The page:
Assessing the safety and quality of foods of animal origin
- View All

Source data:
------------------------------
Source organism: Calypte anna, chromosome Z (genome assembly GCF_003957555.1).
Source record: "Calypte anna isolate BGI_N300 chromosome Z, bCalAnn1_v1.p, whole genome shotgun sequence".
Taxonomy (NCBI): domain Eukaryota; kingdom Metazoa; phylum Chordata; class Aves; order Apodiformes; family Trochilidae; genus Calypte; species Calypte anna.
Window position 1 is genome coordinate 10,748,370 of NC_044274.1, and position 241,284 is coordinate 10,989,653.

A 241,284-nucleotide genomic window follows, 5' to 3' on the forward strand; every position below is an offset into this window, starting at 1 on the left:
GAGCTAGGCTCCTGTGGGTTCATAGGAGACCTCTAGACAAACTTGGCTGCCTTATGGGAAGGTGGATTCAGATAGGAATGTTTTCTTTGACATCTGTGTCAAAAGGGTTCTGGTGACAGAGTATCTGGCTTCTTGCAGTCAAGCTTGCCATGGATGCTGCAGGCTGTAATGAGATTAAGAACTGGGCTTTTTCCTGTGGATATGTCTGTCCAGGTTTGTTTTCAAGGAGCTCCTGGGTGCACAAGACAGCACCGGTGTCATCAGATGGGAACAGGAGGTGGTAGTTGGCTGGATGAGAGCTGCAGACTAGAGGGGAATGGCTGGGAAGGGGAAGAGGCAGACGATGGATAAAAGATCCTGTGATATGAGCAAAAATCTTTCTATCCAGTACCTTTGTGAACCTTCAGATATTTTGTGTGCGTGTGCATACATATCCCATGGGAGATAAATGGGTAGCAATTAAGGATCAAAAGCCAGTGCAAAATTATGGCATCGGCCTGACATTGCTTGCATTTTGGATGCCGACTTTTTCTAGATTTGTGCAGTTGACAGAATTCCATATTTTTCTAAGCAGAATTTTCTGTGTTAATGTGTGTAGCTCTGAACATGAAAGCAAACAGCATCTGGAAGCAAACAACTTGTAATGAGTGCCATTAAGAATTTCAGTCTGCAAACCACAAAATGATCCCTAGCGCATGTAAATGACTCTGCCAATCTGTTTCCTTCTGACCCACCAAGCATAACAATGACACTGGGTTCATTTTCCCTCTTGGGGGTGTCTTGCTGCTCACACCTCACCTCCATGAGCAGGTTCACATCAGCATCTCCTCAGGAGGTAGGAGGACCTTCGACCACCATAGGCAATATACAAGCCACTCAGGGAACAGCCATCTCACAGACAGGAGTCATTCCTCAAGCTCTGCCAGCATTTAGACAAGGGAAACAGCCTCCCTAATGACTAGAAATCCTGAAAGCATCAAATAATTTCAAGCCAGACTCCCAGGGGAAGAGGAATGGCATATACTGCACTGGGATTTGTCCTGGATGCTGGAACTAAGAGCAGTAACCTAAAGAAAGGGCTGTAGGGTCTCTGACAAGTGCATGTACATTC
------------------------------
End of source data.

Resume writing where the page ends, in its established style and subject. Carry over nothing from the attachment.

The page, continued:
In general, published data concerning carriage of Salmonella in bovine lymph nodes are limited, especially those pertaining to the management of live beef cattle. Most studies have been designed to capture prevalence rates of Salmonella in bovine lymph nodes at harvest (2, 3, 4, 9, 10, 11). With regard to feedlot environment, previous studies have focused on the presence of anaerobic bacteria (15) and Salmonella (3, 8) in the feces of feedlot cattle, but not the potential impact of management practices on Salmonella prevalence in the feedyard environment and associated cattle.Additionally, prior work has shown differing levels of Salmonella prevalence in bovine lymph nodes due to seasonality, geographic location, and feedyard environment. Specifically, the Texas meat industry faces increased Salmonella challenge due to southern geography and warm, coastal climate. Little is known about when the bovine lymphatic system originally acquires the pathogen, or if cattle are able to rid their system of the pathogen over time. To address these issues, we would like to investigate Salmonella in bovine lymph nodes from cattle raised in commercial feeding environments unique to south Texas. By tracking calves at different stages in the feeding process, we may be able to determine if they enter the feedyard with the pathogen sequestered in their lymphatic system, and whether the calves retain the pathogen or shed it over the course of their feeding program. Conversely, we may be able to determine if cattle enter the feedyard without the pathogen in their system, but later acquire it during the feeding period. By overlaying Salmonella prevalence in bovine lymph nodes with general beef production, we can better plan for future research and intervention development and implementation.With regards to Salmonella prevalence in pork, previous studies have focused on a variety of non-edible tissues/surfaces, including lymph nodes inherent to the gastrointestinal tract. However, limited literature is currently available on Salmonella prevalence in porcine PLNs, which, like bovine PLNs, are imbedded in the fat between muscles. While sanitary dressing plays an important role in the prevention of pathogen transfer during the conversion of a live animal into a carcass, it is important to acknowledge the potential role of Salmonella in PLNs. Due to their close association with muscle tissue, PLNs can be exposed during fabrication, or incorporated in ground products. While a number of large PLNs can easily be removed during normal fabrication practices, some pork carcasses and cuts are often cooked intact, not always providing an opportunity for the removal of PLNs. Salmonella harbored in PLNs and exposed during the carving/serving of these products can become a concern in situations where proper internal temperatures are not reached during cooking, as was suspected in the outbreak mentioned previously. By estimating the current prevalence levels of Salmonella spp. in porcine lymph nodes, in addition to the specific attributes of any salmonellae present, the pork industry will gain a better understanding of the food safety implications posed by Salmonella-positive lymph nodes in pork...........